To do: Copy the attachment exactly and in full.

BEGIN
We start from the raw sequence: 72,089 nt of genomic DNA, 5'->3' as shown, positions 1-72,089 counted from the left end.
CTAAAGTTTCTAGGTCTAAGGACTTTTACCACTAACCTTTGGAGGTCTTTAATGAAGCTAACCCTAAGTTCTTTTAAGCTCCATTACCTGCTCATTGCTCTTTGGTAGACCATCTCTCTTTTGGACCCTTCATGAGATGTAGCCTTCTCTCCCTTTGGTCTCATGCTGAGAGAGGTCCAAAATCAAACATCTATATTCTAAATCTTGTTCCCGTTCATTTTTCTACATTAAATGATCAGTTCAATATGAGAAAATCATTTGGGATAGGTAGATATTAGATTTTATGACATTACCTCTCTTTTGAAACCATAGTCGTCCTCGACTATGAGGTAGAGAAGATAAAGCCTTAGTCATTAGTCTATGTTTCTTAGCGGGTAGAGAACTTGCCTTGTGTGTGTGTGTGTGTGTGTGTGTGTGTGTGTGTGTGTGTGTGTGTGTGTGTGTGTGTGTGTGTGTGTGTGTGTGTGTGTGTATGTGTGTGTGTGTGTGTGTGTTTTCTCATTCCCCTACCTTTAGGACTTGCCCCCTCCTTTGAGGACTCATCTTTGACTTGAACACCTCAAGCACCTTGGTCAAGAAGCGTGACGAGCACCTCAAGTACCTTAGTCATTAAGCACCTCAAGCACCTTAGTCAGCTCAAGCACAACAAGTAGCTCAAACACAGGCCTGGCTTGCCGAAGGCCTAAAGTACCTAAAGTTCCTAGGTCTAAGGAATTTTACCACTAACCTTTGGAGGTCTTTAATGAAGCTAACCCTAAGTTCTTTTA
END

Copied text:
We start from the raw sequence: 72,089 nt of genomic DNA, 5'->3' as shown, positions 1-72,089 counted from the left end.
CTAAAGTTTCTAGGTCTAAGGACTTTTACCACTAACCTTTGGAGGTCTTTAATGAAGCTAACCCTAAGTTCTTTTAAGCTCCATTACCTGCTCATTGCTCTTTGGTAGACCATCTCTCTTTTGGACCCTTCATGAGATGTAGCCTTCTCTCCCTTTGGTCTCATGCTGAGAGAGGTCCAAAATCAAACATCTATATTCTAAATCTTGTTCCCGTTCATTTTTCTACATTAAATGATCAGTTCAATATGAGAAAATCATTTGGGATAGGTAGATATTAGATTTTATGACATTACCTCTCTTTTGAAACCATAGTCGTCCTCGACTATGAGGTAGAGAAGATAAAGCCTTAGTCATTAGTCTATGTTTCTTAGCGGGTAGAGAACTTGCCTTGTGTGTGTGTGTGTGTGTGTGTGTGTGTGTGTGTGTGTGTGTGTGTGTGTGTGTGTGTGTGTGTGTGTGTGTGTGTGTGTGTATGTGTGTGTGTGTGTGTGTGTTTTCTCATTCCCCTACCTTTAGGACTTGCCCCCTCCTTTGAGGACTCATCTTTGACTTGAACACCTCAAGCACCTTGGTCAAGAAGCGTGACGAGCACCTCAAGTACCTTAGTCATTAAGCACCTCAAGCACCTTAGTCAGCTCAAGCACAACAAGTAGCTCAAACACAGGCCTGGCTTGCCGAAGGCCTAAAGTACCTAAAGTTCCTAGGTCTAAGGAATTTTACCACTAACCTTTGGAGGTCTTTAATGAAGCTAACCCTAAGTTCTTTTA